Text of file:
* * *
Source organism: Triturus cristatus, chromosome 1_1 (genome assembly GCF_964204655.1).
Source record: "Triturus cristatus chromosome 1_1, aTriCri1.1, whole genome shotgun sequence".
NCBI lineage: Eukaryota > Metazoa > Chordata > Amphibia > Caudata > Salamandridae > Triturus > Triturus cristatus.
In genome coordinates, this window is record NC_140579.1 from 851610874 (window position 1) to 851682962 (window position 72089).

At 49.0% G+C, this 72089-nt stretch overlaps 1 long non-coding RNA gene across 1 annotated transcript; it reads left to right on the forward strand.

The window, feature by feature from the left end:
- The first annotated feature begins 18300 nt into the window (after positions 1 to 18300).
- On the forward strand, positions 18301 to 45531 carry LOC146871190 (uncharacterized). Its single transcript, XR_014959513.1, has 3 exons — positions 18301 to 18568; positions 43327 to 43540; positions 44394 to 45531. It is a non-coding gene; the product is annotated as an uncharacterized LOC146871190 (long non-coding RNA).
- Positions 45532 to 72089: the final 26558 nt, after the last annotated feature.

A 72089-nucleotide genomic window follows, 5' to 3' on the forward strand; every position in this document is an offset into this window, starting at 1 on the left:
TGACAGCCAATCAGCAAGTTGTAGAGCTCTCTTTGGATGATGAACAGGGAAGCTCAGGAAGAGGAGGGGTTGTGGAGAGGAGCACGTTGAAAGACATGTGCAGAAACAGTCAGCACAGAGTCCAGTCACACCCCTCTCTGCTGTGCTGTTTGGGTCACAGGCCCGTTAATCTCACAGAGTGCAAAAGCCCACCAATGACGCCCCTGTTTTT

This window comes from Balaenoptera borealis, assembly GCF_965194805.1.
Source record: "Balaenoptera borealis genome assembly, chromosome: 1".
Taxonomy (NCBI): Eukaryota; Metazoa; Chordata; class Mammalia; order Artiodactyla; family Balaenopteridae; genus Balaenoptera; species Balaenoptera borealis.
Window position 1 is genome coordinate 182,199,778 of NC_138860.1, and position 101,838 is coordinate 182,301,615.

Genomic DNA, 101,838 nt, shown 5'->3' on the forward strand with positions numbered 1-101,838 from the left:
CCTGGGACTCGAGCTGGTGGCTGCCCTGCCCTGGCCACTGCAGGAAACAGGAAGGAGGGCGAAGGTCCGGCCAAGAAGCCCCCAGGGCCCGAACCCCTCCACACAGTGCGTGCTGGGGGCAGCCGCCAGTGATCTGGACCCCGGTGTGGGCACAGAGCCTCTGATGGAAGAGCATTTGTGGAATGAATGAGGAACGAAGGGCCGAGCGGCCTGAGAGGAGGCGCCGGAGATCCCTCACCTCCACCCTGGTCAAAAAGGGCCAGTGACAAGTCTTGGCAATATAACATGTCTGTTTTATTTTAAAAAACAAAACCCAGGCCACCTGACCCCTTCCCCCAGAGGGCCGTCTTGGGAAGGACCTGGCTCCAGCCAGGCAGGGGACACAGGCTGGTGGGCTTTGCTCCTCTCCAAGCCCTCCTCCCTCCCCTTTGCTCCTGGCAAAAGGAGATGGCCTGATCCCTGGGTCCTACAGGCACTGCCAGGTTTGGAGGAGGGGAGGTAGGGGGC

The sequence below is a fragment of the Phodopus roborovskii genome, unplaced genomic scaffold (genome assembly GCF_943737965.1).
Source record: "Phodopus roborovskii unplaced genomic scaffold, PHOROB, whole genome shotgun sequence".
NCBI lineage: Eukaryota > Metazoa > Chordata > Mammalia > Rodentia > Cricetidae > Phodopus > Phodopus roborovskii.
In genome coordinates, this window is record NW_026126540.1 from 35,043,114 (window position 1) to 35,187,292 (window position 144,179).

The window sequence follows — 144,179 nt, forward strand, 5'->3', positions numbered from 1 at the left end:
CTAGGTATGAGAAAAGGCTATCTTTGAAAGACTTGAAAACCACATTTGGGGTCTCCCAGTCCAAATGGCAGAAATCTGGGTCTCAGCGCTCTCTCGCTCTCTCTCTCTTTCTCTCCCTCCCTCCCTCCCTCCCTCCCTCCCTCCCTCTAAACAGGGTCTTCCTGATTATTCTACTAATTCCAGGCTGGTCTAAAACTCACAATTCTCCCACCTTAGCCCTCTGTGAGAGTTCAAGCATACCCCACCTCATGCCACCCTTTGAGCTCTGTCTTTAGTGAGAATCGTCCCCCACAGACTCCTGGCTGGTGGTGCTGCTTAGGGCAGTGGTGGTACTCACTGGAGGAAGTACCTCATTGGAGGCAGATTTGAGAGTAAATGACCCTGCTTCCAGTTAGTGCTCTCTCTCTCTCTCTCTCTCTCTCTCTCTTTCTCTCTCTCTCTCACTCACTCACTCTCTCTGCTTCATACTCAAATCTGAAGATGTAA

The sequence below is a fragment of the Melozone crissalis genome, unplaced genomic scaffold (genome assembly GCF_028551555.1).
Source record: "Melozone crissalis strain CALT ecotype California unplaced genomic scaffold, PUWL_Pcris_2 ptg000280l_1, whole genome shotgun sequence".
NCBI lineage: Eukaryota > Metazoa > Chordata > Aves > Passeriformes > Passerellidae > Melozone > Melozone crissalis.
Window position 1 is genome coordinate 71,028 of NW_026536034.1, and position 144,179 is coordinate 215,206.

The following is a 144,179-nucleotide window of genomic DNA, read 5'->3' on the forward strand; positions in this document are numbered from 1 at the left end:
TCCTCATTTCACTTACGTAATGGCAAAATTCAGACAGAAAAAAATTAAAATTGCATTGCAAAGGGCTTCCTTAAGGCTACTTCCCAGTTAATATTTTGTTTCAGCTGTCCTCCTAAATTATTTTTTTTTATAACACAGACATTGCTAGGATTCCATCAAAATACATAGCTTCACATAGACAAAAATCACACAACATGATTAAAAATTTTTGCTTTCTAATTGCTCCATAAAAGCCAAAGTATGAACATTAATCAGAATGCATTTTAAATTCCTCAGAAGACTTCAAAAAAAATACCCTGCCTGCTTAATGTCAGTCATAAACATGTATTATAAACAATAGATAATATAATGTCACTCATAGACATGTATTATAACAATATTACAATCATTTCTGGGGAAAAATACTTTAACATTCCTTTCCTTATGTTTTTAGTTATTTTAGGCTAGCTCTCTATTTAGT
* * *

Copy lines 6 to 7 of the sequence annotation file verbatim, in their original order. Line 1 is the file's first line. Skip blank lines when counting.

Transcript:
The window, feature by feature from the left end:
- The first annotated feature begins 18300 nt into the window (after positions 1 to 18300).